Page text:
#### The Algorithm Manifold.

Lie multiplication, even if not defined as subsequent application of a linear transformation or other operators is still a bilinear transformation ##\mathfrak{g}\times \mathfrak{g}\longrightarrow \mathfrak{g}## and as such can be written as

\begin{align*}

\beta(X,Y) = [X,Y] = \sum_{i}^r u_i(X)\cdot v_i(Y) \cdot W_i

\end{align*}

with ##(1,2)## tensors ##u_i\otimes v_i \otimes W_i \in \mathfrak{g}^*\otimes\mathfrak{g}^*\otimes\mathfrak{g}## which is called a bilinear algorithm. The set of all bilinear algorithms of ##\beta## builds an affine variety which is called **algorithm manifold** of ##\beta##. The group

\begin{align*}

\Gamma(\beta)=\left\{\,\varphi^*\otimes \psi^*\otimes \chi^* \in GL(\mathfrak{g}^*\otimes\mathfrak{g}^*\otimes\mathfrak{g})\,:\,[X,Y]=\chi\left([\varphi(X),\psi(Y)]\right)\,\right\}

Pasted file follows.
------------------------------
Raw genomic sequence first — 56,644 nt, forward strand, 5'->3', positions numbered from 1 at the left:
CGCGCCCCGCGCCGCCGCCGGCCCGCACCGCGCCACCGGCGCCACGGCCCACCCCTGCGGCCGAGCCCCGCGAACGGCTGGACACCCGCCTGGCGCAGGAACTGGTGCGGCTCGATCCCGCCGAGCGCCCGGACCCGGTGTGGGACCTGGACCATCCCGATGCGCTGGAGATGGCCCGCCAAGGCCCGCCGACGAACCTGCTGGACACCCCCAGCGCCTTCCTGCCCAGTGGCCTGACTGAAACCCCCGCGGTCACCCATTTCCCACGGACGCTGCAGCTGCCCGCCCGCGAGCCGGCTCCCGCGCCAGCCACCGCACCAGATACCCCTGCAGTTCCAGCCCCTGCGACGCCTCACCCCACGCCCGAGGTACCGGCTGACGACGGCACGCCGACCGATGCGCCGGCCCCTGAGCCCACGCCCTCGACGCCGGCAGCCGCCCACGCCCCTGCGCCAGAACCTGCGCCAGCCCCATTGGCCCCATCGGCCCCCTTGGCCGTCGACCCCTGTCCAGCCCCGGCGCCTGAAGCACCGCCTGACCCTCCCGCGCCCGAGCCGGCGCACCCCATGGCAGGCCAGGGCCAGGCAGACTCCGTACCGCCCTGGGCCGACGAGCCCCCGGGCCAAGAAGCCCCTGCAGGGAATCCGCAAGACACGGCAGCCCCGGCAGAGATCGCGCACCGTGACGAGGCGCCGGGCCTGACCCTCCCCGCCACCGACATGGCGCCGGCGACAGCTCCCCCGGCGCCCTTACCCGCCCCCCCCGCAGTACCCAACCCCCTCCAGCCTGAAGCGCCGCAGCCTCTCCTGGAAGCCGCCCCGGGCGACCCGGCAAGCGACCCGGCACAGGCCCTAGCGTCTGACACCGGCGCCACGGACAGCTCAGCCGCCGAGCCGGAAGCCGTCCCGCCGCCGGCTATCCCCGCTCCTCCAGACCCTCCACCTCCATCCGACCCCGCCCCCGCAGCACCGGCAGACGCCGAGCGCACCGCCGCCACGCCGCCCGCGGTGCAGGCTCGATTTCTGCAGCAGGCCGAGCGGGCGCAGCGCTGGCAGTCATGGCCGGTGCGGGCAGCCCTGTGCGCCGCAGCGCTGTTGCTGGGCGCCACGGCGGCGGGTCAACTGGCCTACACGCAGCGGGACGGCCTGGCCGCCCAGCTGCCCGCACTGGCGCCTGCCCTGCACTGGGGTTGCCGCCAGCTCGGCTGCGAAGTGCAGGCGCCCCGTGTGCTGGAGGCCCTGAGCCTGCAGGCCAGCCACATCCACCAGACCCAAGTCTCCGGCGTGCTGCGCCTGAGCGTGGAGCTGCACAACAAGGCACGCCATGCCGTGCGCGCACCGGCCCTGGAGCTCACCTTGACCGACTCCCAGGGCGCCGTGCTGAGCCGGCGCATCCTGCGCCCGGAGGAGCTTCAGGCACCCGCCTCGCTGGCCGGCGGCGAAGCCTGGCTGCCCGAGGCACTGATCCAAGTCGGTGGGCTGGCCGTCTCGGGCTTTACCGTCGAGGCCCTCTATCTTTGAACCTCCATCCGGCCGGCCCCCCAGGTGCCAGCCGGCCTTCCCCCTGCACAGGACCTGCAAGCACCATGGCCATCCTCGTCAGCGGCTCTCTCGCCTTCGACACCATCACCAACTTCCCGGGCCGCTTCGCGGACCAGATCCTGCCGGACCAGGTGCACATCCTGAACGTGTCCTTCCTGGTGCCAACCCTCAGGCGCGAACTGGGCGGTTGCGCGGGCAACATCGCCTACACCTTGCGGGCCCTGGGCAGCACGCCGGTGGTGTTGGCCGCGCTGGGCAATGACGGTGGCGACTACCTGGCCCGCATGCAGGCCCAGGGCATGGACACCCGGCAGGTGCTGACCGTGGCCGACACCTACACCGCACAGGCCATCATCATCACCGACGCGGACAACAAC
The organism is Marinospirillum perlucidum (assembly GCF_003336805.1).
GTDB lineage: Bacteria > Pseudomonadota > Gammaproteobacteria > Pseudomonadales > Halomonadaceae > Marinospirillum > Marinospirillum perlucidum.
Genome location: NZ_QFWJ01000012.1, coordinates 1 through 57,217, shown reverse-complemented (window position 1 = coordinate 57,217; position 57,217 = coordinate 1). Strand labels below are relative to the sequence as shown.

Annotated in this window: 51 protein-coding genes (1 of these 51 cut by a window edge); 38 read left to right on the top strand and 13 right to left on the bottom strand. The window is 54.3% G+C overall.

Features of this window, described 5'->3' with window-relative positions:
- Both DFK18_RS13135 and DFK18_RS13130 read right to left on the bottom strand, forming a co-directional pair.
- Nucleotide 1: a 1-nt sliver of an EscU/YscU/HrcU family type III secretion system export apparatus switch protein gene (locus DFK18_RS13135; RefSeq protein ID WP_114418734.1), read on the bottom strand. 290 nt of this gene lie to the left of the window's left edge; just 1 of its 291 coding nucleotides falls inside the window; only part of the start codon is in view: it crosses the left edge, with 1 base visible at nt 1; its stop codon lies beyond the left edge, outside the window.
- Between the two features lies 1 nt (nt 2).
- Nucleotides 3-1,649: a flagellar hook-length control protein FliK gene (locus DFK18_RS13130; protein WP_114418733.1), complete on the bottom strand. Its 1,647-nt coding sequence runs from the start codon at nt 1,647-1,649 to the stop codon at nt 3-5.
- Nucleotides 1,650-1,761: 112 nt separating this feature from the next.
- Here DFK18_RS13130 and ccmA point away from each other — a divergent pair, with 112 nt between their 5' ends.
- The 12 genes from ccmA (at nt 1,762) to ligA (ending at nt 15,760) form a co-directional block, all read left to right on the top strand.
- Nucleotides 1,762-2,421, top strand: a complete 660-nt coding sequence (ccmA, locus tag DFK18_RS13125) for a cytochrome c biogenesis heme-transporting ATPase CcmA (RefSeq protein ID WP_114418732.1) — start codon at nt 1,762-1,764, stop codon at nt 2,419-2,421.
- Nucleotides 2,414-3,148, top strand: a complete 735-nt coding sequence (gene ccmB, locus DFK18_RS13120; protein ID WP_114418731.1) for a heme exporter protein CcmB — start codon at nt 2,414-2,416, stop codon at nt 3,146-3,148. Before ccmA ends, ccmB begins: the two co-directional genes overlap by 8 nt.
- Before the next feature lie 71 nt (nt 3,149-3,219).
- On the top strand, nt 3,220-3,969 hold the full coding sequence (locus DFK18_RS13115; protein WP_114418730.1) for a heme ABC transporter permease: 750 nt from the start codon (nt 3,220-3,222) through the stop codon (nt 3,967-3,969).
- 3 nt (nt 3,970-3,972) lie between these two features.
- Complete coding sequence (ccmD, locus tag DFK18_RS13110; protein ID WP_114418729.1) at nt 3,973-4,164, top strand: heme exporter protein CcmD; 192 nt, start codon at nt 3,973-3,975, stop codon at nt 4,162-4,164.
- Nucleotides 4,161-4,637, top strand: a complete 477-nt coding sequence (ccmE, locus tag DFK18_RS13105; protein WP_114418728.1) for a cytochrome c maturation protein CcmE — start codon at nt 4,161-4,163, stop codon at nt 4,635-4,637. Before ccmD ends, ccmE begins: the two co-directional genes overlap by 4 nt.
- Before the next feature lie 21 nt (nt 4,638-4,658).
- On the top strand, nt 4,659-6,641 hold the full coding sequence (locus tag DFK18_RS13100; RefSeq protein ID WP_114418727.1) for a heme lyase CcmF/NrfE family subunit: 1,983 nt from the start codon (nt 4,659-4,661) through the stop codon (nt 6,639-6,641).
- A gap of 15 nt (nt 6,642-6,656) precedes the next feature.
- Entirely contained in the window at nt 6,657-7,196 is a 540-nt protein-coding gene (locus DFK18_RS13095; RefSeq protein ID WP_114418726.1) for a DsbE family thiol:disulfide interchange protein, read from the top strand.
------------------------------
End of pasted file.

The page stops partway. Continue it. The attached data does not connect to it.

\end{align*}

is called **isotropy group **of ##\beta## and is an example of a group operation on ##\mathfrak{g}^*\otimes\mathfrak{g}^*\otimes\mathfrak{g}##. The Lie algebras here serve as representation space and the group elements are those which leave the Lie multiplication invariant, esp. its **tensor rank** ##r##. With the embedding ##\alpha^{-1}\longmapsto \alpha^*\otimes \alpha^*\otimes \alpha^{-1}## we have group monomorphism from ##\operatorname{Aut(\mathfrak{g})} \longrightarrow \Gamma(\mathfrak{g}).## It can be shown that for simple Lie algebras (as well as for their Borel subalgebras) the automorphisms are the only elements of the isotropy group with the exception that

$$